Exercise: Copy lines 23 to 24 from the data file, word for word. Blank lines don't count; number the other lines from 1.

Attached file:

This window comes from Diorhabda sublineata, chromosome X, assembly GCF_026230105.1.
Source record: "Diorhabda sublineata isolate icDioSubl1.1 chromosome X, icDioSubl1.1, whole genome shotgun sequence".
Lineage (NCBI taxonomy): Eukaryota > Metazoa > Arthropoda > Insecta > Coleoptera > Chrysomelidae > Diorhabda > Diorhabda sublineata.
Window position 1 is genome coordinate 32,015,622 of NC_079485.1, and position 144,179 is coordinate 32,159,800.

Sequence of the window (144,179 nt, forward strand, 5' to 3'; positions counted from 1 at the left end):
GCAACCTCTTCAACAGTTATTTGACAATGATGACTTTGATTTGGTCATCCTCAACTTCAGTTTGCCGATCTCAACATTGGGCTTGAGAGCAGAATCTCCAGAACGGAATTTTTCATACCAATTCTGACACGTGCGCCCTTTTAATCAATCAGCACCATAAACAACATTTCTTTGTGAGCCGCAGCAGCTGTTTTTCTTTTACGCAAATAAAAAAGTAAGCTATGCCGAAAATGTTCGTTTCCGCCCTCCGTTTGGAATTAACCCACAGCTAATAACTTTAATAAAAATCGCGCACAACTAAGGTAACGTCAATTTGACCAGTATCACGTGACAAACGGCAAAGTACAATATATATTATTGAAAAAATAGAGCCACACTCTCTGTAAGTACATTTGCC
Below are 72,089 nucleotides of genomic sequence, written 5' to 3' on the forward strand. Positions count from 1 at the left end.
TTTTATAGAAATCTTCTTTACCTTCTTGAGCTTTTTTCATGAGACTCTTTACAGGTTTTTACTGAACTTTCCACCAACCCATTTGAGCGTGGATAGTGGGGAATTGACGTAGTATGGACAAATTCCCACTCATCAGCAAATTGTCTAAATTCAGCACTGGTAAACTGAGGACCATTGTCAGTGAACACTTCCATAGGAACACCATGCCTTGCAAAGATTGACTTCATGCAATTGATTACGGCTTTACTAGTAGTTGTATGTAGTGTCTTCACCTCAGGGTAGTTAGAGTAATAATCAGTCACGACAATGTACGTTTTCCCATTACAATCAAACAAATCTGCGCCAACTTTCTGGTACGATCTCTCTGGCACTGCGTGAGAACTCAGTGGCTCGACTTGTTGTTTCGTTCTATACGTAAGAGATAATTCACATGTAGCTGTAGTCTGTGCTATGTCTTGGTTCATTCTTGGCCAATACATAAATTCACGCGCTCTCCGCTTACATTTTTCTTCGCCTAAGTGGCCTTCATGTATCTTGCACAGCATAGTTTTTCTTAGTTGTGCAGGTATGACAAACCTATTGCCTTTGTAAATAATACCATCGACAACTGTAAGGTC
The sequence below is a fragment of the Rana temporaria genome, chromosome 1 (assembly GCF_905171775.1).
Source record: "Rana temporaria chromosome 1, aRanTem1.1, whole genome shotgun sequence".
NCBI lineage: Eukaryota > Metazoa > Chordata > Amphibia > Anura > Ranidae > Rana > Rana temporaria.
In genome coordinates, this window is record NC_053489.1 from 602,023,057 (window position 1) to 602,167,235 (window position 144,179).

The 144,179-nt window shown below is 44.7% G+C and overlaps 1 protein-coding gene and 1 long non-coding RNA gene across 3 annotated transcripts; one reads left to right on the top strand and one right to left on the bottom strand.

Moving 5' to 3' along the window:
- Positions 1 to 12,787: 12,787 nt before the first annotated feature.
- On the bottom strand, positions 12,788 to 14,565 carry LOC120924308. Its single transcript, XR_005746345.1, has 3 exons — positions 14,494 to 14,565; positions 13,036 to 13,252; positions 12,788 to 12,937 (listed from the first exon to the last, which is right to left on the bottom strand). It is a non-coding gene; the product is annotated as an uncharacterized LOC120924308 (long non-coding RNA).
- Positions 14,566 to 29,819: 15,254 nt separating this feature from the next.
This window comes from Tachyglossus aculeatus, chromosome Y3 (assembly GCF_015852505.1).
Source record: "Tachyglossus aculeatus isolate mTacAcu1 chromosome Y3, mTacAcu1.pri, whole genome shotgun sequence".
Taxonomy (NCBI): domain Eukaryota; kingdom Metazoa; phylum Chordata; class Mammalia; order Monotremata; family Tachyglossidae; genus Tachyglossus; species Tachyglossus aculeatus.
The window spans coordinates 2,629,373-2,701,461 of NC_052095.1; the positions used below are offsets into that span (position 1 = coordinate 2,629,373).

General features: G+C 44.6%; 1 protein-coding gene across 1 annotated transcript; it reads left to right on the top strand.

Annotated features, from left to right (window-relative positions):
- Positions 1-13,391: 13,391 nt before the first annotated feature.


Annotated features, from left to right (window-relative positions):
- Positions 1-13,391: 13,391 nt before the first annotated feature.